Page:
The Paradox of Liberation

By Dan Clendenin

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Michael Walzer, The Paradox of Liberation; Secular Revolutions and Religious Counterrevolutions (New Haven: Yale University Press, 2015), 172pp.

How do we explain the “recurring and disturbing” paradox, asks Michael Walzer, that secular revolutions of national liberation, based upon western ideals like democracy and modernization, are often followed in short order by fundamentalist religious counterrevolutions that in many ways are their exact opposite? Why do the early successes of liberation from foreign rule give way to religious revivalism that subverts the original goals? Walzer, a leading political theorist of our time, has written about this phenomenon for twenty years, and some of the material in this book has appeared in previous publications. But after delivering the Henry L. Stimson Lectures at Yale in 2013, he revised and expanded the material into this present book.

To explore this question, Walzer considers three case studies — Israel, India, and Algeria. Here we have three different countries with three different religions, but in each case, with some important differences, about 20 to 30 years after independence or liberation, the newly secular state was challenged by resurgent religious fundamentalism — Hindu militants, ultra-Orthodox Jews and messianic Zionists, and Islamic radicals. “The backwardness came back,” he writes. The secular liberation hasn’t been defeated, but it has faced unexpected and complex challenges.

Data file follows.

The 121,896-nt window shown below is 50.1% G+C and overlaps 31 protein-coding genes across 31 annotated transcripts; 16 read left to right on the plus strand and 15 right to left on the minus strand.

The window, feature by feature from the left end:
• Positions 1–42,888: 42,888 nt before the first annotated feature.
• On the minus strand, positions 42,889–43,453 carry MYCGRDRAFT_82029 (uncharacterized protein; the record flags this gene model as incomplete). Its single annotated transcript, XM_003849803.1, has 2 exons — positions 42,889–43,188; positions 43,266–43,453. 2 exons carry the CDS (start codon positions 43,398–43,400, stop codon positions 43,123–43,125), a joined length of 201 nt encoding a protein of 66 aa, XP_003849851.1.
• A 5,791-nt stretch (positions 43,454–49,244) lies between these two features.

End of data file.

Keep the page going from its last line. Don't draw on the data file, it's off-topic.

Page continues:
Walzer doesn’t argue that this pattern is universal. Obviously, three case studies is a small data set. One could think of exceptions that don’t fit his theory, as he does in a brief post-script on the United States. Critics have cautioned him not to overstate the similarities and ignore the differences in his three examples. Nonetheless, he asks, “why have the leaders and militants of secular liberation not been able to consolidate their achievement and reproduce themselves in successive generations?” The goal isn’t to negate, ban, or abolish traditional religious worldviews, but to engage them. Others have worked to retrieve liberationist tendencies within their own religious traditions. Marx might have been right about many things, but so far he has been badly wrong to predict that religion would “wither away.” Political liberationists ignore this reality at their peril.

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